The scene: Sitting with my two oldest daughters (11 and 9) playing “Dogopoly” (think Monopoly for dogs where Boardwalk and Park Place are a St. Bernard and a Great Dane and where hotels are out but massive dog bones are in).
The event: “Dad, I think there’s a bird in the house.”
The reality: “Daaaaaddddd!!!!! It is a BAT!!!! There is a BAAAATTT in the house!!!!!” Pause. “Oh how coooolll!”
I look up from calculating how much a dog bone at the corner of Boxer and Dachshund is going to cost (about $550) to see an actual, factual bat flying through the house and up the stairs and my two girls chasing it with a broom and a fly swatter NOT in an attempt to hurt it but to gently usher it out of doors.
My girls are nothing if not animal lovers. By this I do not mean that they like looking at pictures of animals or having fuzzy animal slippers. My oldest, Laura, would happily trade any (or all) family members for either a horse or a two dogs. Rachel, slightly younger, would do the same. The bat was never in danger.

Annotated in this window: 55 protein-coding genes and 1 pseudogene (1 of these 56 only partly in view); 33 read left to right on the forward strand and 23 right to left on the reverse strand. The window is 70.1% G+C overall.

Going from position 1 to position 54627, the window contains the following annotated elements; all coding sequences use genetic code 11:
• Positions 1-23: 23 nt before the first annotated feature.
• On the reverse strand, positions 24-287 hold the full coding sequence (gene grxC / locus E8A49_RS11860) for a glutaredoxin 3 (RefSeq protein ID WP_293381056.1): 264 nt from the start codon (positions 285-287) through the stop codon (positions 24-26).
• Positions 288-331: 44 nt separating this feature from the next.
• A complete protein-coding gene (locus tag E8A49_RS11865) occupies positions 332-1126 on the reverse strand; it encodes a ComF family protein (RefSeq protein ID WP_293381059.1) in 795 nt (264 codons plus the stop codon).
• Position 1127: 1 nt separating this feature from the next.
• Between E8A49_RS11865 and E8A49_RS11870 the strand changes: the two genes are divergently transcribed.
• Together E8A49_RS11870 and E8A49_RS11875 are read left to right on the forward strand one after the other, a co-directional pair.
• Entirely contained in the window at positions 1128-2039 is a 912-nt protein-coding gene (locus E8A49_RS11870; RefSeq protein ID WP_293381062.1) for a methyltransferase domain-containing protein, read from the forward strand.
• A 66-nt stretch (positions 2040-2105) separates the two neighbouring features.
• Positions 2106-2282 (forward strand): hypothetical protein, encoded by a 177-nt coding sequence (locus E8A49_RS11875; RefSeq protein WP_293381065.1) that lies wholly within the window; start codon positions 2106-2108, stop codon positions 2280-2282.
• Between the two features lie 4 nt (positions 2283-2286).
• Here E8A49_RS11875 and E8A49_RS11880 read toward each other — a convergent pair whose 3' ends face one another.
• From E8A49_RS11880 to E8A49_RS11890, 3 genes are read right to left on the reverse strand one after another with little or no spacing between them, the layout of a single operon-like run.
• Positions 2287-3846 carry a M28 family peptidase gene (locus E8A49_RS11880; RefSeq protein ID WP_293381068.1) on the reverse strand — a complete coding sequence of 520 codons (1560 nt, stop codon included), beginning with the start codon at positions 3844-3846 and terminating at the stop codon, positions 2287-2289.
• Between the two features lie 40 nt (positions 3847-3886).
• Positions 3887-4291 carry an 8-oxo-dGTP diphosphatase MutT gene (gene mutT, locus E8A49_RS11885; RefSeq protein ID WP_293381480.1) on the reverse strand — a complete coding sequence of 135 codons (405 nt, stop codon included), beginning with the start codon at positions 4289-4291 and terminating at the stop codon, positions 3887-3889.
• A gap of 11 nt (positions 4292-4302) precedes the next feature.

The only thing is that it absolutely disappeared.
We went room by room, closet and nook and cranny by closet and nook and cranny and no bat.
At this point, with bedtime nearing, the girls were thinking they loved the idea of the bat but not really in the house while they were sleeping. So I checked every possible hiding spot in their rooms in and shut the doors. They were happy.
Until the bat reappeared.
The little thing flew and flew and with girls and adults on its tail, it went from spot to spot and we realized why we hadn’t been able to find it.
It was tiny when not flying.
It was the size of a small mouse (hanging upside down with big ears and eyes and a very cute belly).
We finally ushered it out of doors and once it was gone we missed it.
For the brief moments it was around it was as if real nature had invaded the home – in a wonderful way.
And it got me to thinking about God and all the ways that I tend to treat God like that bat.
So often I feel like I’ve got to go chase him down and find him – that he is hiding away in some corner and it is my job to rouse him and discover him. I think he doesn’t want to be found and that my presence is that of an interloper.
How different reality is. God is not a bat. God wants to be found. He wants to lavish with love. He wants to embrace and enthrall. He wants to pursue.
I am the bat.
I am the one who hides and cowers and fears and forgets that God is calling my name.